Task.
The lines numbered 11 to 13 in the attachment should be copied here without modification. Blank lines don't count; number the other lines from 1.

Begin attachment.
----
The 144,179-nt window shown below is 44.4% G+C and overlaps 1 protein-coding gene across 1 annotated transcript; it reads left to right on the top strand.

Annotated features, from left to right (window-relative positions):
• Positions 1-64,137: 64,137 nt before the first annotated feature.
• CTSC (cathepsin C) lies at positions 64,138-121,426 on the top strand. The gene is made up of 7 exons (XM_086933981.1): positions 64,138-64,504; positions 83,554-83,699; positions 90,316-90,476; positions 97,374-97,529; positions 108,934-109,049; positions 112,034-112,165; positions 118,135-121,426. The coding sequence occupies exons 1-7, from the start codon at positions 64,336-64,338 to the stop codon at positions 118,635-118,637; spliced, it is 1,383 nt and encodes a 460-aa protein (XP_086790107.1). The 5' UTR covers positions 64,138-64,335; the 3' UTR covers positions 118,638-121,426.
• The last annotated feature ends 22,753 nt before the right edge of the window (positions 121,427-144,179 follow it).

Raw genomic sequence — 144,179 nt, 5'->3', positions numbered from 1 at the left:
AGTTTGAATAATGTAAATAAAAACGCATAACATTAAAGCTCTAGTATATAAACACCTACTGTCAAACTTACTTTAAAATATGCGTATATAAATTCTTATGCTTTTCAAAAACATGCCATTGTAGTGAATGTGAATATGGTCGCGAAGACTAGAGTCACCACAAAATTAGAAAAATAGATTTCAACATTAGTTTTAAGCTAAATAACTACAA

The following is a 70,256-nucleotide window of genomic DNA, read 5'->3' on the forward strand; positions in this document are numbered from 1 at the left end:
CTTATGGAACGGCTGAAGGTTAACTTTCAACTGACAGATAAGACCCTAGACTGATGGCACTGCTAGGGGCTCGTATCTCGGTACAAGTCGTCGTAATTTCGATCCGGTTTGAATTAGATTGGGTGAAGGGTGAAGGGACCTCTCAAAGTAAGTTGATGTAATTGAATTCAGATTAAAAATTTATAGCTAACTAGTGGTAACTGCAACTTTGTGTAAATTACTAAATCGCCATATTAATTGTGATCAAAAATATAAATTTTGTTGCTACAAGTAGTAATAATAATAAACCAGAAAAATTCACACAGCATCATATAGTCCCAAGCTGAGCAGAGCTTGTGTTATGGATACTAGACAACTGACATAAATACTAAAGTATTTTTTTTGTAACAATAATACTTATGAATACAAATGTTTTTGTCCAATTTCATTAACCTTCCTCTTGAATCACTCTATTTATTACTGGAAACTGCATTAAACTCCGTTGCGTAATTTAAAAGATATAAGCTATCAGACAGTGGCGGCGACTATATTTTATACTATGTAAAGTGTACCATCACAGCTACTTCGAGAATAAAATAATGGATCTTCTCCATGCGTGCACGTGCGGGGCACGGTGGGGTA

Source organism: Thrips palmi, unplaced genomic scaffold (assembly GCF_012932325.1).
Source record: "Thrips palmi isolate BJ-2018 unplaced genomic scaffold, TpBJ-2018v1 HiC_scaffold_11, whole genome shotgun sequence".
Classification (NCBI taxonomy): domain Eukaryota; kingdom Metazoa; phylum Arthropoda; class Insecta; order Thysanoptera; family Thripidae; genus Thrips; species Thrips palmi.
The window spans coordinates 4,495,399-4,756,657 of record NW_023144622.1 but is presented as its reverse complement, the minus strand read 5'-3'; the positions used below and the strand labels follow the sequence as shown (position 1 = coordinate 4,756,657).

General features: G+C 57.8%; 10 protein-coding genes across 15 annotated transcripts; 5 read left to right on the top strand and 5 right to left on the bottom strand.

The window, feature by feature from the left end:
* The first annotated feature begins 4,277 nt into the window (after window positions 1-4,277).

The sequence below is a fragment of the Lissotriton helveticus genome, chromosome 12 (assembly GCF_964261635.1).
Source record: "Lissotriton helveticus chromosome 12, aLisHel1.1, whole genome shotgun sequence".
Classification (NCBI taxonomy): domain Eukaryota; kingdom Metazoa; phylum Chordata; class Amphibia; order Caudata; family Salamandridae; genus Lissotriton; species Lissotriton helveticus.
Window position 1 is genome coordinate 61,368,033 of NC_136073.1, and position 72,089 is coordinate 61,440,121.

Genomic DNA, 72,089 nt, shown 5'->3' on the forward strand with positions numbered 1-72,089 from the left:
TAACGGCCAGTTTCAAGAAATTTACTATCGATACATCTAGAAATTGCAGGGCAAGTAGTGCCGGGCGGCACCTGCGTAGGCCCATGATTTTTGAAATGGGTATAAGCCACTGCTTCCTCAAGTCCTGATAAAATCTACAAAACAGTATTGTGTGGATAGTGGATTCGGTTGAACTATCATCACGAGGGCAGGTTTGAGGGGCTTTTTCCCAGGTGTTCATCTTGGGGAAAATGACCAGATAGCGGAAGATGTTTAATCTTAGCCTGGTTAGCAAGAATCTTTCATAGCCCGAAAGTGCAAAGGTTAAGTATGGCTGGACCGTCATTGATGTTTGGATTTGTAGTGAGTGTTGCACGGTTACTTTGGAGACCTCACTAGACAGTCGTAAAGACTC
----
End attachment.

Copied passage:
Source record: "Thrips palmi isolate BJ-2018 unplaced genomic scaffold, TpBJ-2018v1 HiC_scaffold_11, whole genome shotgun sequence".
Classification (NCBI taxonomy): domain Eukaryota; kingdom Metazoa; phylum Arthropoda; class Insecta; order Thysanoptera; family Thripidae; genus Thrips; species Thrips palmi.
The window spans coordinates 4,495,399-4,756,657 of record NW_023144622.1 but is presented as its reverse complement, the minus strand read 5'-3'; the positions used below and the strand labels follow the sequence as shown (position 1 = coordinate 4,756,657).